Unfortunately, I can’t list all the authors included and their works, but I encourage readers to experience this diverse and magical volume for themselves, and if they are so inclined, to contribute to next year’s edition.

For more information about U.P. Reader, visit

Berry Picker’s Blues

By Jon Taylor

I reviewed this book in my April 2016 column, but just wanted to mention briefly that the author has now come out with a second edition in which he includes six new poems. If you didn’t read the first edition, now is your chance to get the second. I agree wholeheartedly with the back cover of this volume’s description—that it is “A postmodern updating of Longfellow’s Song of Hiawatha written in the spirit of Henry David Thoreau.” Taylor deeply loves the U.P., but as his poems express, he isn’t so crazy about the tourism that threatens to destroy it. Readers will find plenty of nature moments in these pages, and anyone who is a lover of solitude will be able to relate to the mindset of many of the poems.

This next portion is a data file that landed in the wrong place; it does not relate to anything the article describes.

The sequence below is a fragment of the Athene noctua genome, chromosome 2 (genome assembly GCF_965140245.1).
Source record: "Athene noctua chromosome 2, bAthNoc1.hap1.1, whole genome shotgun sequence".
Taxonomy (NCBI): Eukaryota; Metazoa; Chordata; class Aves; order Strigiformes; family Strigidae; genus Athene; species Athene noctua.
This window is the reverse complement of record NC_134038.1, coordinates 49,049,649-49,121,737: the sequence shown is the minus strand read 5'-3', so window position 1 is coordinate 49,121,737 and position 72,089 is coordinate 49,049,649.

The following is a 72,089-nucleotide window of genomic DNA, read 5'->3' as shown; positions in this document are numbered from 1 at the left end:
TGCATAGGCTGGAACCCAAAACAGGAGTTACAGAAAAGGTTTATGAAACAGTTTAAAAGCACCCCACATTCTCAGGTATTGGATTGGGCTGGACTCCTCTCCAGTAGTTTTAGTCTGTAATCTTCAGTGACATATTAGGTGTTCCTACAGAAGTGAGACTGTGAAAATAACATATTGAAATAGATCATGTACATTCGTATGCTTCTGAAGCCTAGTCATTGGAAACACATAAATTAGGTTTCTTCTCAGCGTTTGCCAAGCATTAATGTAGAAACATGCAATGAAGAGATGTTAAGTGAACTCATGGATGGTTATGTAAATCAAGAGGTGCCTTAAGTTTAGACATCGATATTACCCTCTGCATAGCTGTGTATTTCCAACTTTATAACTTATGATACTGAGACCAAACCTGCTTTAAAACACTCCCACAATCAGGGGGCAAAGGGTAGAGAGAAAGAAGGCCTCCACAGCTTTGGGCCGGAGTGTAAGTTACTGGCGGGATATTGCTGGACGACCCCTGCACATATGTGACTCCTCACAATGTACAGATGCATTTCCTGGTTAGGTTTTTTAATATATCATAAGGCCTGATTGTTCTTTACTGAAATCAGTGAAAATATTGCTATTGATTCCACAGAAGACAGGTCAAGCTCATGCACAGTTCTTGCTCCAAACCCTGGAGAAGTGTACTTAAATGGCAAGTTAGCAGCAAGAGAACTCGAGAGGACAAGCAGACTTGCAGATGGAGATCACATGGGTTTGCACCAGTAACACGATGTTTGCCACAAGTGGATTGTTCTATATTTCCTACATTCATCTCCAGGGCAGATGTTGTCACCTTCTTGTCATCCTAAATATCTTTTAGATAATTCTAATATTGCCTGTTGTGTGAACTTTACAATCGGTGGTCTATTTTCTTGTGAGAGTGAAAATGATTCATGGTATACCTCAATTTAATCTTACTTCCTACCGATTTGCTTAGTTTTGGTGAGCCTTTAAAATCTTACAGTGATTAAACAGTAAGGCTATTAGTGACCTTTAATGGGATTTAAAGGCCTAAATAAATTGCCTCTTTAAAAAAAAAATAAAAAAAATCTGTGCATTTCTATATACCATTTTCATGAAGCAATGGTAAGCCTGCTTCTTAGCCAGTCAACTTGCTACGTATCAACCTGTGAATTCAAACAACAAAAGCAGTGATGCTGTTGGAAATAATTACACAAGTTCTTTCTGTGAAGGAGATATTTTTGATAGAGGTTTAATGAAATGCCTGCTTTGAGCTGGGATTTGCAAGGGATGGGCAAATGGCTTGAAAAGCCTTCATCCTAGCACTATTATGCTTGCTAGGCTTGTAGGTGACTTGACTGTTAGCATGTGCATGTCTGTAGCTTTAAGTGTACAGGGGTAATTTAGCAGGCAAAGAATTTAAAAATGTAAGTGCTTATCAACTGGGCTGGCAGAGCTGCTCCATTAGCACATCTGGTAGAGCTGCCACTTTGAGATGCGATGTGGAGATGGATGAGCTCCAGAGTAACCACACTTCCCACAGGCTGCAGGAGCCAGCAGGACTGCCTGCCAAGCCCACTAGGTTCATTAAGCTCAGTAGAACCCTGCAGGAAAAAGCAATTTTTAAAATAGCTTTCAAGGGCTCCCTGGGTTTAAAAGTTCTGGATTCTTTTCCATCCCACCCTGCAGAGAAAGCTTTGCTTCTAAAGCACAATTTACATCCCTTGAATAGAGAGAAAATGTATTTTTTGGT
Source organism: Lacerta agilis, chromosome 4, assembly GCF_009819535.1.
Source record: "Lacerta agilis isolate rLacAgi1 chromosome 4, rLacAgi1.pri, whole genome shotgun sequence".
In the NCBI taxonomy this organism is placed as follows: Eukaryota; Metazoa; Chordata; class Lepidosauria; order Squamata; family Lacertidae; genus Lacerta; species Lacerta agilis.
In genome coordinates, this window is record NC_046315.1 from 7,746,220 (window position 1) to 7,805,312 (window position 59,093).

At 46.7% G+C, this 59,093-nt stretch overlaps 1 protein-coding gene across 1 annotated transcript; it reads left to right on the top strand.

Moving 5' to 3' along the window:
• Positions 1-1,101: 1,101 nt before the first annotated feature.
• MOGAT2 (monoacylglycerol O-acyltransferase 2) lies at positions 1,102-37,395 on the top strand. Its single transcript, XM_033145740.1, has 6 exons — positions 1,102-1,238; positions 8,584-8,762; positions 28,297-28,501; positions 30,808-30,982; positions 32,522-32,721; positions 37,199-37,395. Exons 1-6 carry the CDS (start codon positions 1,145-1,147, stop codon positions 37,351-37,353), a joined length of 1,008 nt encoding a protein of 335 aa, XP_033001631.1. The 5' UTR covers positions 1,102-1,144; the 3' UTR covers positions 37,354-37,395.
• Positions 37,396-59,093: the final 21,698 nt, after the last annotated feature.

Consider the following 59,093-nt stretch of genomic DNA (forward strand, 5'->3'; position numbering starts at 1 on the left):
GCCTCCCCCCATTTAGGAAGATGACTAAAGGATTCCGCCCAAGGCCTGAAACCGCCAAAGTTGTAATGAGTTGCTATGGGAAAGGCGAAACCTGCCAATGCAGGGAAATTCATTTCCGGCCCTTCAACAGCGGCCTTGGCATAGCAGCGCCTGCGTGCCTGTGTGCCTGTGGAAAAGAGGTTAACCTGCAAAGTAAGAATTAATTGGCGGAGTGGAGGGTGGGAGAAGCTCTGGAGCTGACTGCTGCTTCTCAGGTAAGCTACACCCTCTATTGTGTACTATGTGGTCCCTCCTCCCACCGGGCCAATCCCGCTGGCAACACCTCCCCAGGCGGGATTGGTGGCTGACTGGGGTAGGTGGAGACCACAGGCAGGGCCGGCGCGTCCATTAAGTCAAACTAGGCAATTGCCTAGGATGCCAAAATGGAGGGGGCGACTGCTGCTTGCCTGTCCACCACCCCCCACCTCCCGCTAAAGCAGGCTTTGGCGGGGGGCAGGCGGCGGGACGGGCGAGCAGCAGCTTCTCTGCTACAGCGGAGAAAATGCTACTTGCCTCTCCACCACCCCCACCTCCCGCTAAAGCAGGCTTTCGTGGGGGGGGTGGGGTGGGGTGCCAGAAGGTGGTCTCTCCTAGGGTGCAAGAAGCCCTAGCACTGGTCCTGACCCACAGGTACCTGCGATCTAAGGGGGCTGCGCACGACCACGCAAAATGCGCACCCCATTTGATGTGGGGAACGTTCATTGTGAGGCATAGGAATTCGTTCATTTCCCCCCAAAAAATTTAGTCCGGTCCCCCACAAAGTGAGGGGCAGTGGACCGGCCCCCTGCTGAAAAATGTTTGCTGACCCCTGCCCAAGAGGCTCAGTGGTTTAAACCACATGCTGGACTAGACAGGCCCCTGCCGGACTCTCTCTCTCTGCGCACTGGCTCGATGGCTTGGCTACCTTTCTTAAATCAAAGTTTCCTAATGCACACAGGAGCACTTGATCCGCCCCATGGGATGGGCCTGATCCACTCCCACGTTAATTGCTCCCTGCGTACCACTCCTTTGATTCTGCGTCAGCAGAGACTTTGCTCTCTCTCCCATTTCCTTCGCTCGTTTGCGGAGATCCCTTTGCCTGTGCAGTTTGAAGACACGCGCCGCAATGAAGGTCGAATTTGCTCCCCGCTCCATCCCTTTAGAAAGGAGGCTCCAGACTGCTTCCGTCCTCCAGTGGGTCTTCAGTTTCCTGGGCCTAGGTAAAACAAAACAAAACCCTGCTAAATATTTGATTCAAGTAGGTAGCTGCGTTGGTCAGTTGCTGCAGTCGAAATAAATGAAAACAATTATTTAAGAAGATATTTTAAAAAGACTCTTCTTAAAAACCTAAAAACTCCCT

The five new poems are in the back of the new edition, the “envoi” section. Taylor lives in Nashville when he’s not in Michigan, and that fact creeps into his poetry. If you used to watch the Country Music channel back in the 1980s, you may remember a commercial that declared, “All roads lead to Nashville, Country Music U.S.A.” I don’t know if Taylor ever saw that commercial, but his poem “Baja Michigan” has the same idea—sort of. He talks about how U.S. 41 and U.S. 31, both highways in Michigan, “Come into Nashville/Together on Dickerson Road,” and consequently, “one at home in Tennessee…Sometimes can’t help feeling/They’re only in Baja Michigan.”